Powerlifting Update – by our Ambassador Daniel Docherty
During the last article I discussed my immersive journey into the realm of lifting weights and the determination, motivation, and perseverance that it takes to succeed in reaching your personal goals. Whether it is to get stronger, more muscular, or just generally fitter it involves mental and physical strength in accordance with time and patience.
It is these very skills that I have applied to my training and continue to use in order to reach the standards I set for myself on regular basis. I also talked about my goals for the future and numbers I wanted to reach.
Since then, I have managed to achieve some of my short-term goals. One of those short-term goals was to improve my technical proficiency with the big three lifts, these being the Squat, Bench and Deadlift. In order to achieve this technical proficiency and improve my strength I joined a powerlifting club called Advanced Barbell Systems (ABS). After joining in late December of 2020, I received a detailed program from my new coach and began training, albeit still at home due to the lockdowns at the time.
Prior to this I had struggled to continue training at the same intensity and with the same amount of weight, because for the first six months of lockdown as I was only in possession of a 50kg set of weights including the barbell, but during the second and third lockdowns my Dad and I decided to create concrete plates and concrete dumbbells using concrete mix, water, paint, rebar, a mixing bucket, a drill, a bin for the mould, pipes for the centre of the plates and as the handles for the dumbbells, an electric weighing scales and multiple buckets of various sizes.
Furthermore, I purchased a better barbell, farmers walk handles and a sandbag, which I filled with 125kg of sand. This new acquisition of equipment was an incredible edition to the small plate set, bench and rack already occupying space in the garage.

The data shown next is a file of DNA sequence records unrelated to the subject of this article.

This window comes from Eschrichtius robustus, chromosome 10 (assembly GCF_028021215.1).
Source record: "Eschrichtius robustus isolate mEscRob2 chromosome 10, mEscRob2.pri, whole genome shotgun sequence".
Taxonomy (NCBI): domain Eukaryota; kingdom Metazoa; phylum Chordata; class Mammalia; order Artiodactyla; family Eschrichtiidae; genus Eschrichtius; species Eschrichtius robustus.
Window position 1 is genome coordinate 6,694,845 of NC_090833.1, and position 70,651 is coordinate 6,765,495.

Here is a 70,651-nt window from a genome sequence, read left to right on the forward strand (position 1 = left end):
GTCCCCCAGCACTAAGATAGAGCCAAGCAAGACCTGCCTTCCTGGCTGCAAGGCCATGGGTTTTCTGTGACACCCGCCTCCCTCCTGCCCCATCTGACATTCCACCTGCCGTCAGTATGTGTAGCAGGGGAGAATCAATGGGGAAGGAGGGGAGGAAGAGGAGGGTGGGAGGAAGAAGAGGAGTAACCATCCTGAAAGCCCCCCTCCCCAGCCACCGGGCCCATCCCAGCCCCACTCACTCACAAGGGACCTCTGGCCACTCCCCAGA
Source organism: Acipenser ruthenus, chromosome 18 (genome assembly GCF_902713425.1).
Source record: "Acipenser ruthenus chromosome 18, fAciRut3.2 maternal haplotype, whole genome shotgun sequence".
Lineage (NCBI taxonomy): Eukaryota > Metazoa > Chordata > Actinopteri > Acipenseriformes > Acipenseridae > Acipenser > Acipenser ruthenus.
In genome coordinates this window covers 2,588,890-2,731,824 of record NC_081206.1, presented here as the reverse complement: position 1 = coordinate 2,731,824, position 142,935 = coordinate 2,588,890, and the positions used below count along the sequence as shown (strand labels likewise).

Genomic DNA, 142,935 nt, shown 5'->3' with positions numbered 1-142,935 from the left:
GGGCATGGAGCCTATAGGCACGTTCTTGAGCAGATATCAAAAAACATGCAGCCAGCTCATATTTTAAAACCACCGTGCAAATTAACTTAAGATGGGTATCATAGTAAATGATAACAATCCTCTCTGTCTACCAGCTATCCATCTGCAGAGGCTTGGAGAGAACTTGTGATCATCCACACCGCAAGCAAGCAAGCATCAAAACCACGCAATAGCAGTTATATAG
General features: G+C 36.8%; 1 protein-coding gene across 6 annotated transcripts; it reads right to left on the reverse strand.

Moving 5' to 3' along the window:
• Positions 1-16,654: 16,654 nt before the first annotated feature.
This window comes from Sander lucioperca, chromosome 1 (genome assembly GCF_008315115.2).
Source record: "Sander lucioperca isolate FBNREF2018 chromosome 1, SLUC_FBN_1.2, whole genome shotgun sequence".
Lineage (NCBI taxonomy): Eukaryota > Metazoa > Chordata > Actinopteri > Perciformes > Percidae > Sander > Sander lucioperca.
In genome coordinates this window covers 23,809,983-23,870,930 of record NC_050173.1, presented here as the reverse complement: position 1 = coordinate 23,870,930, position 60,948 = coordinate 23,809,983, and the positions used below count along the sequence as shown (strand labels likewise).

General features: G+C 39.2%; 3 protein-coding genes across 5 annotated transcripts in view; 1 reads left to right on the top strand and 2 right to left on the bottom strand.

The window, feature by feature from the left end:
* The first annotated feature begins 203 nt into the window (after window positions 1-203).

After a few months of rather arduous work and patience I was back in business and more motivated than ever to make up for lost time. The initial eight concrete plates turned out to weigh 20.2kg each and the dumbbells were 24kg each.
We also made two smaller plates weighing 10kg each, which meant I was able to achieve a maximum weight of 240kg when adding the barbell, all the concrete plates and tying on some of the small plates from the old set.
Thankfully, this turned out to be adequate weight when I started, and I am extremely grateful that I had the opportunity to create the set up and persevere despite the adversities and hurdles put in my way. During this time, I followed the program managing to accomplish a 125kg sandbag carry for forty-five metres in around 30 seconds and a 180kg farmer’s walk for forty-five metres in 35 seconds on my first attempt ever despite these exercises only being accessory lifts for the main three.
Fast forward a few months and the evidence for the effectiveness of the program was clear. I had progressed both my squat and deadlift (without straps) from 200kg to 240kg in a matter of months and my bench also improved from 150kg without a pause to 160kg with a pause.
In order to achieve these results, I had to relearn how to Squat, Bench and Deadlift with correct form for my anthropometry, as well as how to breathe and brace while conducting the specific lifts. This focus with the simultaneous hard work and mental stubbornness allowed me to progress and eventually start to prepare for my first powerlifting competition.